Everyone is guilty of giving up on some of their new year resolutions every now and then; however, if you’re an adult with ADHD, accomplishing your goals for the new year can be even more difficult and frustrating. This new year, we’ve put together some tips for setting goals that will help you overcome ADHD symptoms and be ready to take on your resolutions with confidence.
Set SMART Goals
While creating your goals, it’s important to make sure they are SMART: specific, measurable, attainable, realistic, and timely. If your goal is to run a marathon, it’s easy to continue putting it off because of how vague and big of a task it seems. However, if your goal is to get your mile down to seven minutes by June 1st, it becomes a much more tangible objective, making it easier for you to really focus on achieving it.
Taking small steps helps break down goals into more manageable parts, which is especially useful when ADHD makes it hard to concentrate. If your ADHD causes you to be anxious or overwhelmed easily, SMART goals will help prepare you as your resolutions get bigger and bigger. Successfully reaching your goals in the beginning will build your confidence as you reach for higher achievements in the future.
Inattention is one of the most frequent ADHD symptoms, and it can be a serious issue when it comes to reaching your goals for the new year. Maybe you resolved to keep a neater and tidier house, but you reverted back to your previous ways after a few weeks of careful cleaning; or perhaps you wanted to focus more at work, but your mind still keeps wandering off at meetings. Finding motivation for fun and interesting goals is easy, but it’s important to apply this same motivation to more arduous or difficult tasks.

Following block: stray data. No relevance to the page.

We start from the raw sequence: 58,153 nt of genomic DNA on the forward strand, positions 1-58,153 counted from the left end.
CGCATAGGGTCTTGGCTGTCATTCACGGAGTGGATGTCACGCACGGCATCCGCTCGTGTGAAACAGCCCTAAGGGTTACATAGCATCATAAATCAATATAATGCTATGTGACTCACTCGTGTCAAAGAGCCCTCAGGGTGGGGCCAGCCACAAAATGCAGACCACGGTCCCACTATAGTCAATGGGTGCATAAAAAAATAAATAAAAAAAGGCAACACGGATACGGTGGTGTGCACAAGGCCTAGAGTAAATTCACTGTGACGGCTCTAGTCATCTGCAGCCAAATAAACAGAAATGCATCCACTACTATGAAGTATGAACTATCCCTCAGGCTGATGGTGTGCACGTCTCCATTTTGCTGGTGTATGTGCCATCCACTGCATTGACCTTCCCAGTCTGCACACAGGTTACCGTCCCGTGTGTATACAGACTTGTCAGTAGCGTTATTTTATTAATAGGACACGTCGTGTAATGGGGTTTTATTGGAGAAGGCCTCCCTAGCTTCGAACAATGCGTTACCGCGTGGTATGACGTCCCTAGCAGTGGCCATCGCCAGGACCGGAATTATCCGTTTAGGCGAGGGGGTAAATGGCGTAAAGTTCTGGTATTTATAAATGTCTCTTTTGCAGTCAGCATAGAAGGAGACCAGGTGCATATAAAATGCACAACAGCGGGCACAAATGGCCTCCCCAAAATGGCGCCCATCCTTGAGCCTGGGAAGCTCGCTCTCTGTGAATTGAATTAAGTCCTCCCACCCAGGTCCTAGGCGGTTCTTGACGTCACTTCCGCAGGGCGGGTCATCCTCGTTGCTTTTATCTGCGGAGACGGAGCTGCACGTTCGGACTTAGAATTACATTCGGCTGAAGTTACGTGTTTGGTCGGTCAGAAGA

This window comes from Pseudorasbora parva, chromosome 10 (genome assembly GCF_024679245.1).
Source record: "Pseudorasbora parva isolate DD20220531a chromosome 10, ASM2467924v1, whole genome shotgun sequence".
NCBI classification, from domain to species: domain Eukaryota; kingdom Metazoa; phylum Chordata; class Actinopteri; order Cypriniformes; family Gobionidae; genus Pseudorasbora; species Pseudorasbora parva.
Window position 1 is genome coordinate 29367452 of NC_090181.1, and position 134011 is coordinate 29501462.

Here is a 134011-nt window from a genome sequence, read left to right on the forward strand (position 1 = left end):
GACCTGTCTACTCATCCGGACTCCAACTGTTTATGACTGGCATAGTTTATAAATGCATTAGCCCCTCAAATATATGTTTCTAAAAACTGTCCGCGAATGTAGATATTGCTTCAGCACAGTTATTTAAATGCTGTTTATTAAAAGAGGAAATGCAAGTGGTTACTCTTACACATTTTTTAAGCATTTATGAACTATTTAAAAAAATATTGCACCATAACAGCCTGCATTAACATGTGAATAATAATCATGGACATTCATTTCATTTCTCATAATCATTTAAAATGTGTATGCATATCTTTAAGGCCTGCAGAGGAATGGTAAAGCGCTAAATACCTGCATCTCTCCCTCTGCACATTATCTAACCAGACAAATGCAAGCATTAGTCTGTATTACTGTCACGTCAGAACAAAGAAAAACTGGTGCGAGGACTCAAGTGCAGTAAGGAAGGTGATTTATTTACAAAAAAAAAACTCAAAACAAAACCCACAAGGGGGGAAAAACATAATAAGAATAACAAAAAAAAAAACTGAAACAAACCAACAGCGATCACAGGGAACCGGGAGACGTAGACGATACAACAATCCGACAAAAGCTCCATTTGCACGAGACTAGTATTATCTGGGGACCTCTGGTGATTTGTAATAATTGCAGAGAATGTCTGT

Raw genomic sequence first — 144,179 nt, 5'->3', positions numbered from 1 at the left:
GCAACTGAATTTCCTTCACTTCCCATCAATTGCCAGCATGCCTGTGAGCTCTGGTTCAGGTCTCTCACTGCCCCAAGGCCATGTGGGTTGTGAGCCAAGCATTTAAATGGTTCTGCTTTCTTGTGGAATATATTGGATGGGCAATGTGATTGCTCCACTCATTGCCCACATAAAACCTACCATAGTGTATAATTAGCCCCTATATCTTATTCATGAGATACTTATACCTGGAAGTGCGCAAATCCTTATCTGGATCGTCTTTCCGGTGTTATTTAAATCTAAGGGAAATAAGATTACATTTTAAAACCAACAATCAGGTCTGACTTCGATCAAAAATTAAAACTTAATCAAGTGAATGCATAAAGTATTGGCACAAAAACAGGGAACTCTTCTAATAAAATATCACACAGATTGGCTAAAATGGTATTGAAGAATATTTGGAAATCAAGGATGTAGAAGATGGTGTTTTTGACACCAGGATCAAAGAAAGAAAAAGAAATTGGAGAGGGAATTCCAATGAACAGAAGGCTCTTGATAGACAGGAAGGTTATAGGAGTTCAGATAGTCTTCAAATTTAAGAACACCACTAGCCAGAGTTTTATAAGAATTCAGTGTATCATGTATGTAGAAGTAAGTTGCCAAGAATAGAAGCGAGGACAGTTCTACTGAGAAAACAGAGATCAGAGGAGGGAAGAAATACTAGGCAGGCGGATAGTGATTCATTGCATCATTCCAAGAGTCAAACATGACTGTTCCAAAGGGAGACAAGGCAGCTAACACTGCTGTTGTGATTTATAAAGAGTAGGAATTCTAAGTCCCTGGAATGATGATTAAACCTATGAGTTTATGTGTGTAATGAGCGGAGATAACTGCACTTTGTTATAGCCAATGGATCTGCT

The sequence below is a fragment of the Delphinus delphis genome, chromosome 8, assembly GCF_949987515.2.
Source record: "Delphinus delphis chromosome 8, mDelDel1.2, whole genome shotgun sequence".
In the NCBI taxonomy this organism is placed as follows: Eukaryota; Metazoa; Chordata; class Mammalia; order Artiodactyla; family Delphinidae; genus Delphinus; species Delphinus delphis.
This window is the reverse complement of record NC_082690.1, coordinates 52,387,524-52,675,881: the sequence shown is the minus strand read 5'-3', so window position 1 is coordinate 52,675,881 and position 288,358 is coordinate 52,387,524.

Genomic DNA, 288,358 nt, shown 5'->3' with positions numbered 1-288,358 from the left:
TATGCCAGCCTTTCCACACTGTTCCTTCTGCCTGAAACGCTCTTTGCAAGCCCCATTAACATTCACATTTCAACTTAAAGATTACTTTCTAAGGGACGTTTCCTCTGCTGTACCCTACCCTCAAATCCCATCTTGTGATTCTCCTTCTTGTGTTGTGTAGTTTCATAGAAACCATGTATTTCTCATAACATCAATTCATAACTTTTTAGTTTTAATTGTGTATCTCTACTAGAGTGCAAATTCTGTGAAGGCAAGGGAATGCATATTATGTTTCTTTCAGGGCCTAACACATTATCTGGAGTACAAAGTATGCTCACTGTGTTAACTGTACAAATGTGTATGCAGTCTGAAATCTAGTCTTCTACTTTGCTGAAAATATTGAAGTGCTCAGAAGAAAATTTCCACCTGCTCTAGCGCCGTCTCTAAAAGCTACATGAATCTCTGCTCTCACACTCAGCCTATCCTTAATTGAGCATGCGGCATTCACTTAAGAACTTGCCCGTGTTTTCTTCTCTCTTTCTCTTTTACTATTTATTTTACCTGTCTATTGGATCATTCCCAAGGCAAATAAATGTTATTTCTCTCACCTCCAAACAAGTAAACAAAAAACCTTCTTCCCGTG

When setting goals, think about what really motivates you – for example, the motivation for keeping a cleaner house could be to improve your organization skills, and focusing more at work could lead to better office relationships or even a promotion. Focusing on what’s truly important to you will make hard goals easier to accomplish, and give you the extra push you need to overcome your inattention.
Prioritizing your goals is critical in order to successfully achieve them. Think about which goals are the most and least important to you, and write them down in order; physically writing each objective will considerably improve your memory, attention, and thought towards each goal. Having a set structure not only helps with organizing your resolutions, but also pushes you to really consider what each goal means to you.
As you continue to set goals, prioritizing them will help you learn about your values, motivations, and aspirations. Knowing these will make both creating and reaching objectives easier in the future, and lessen the impact that ADHD will have on your ability to concentrate and focus.
Having ADHD may make reaching your goals more difficult, but that only makes them all the more rewarding when you achieve them. This year, don’t let your ADHD get in the way of finally sticking to your resolutions.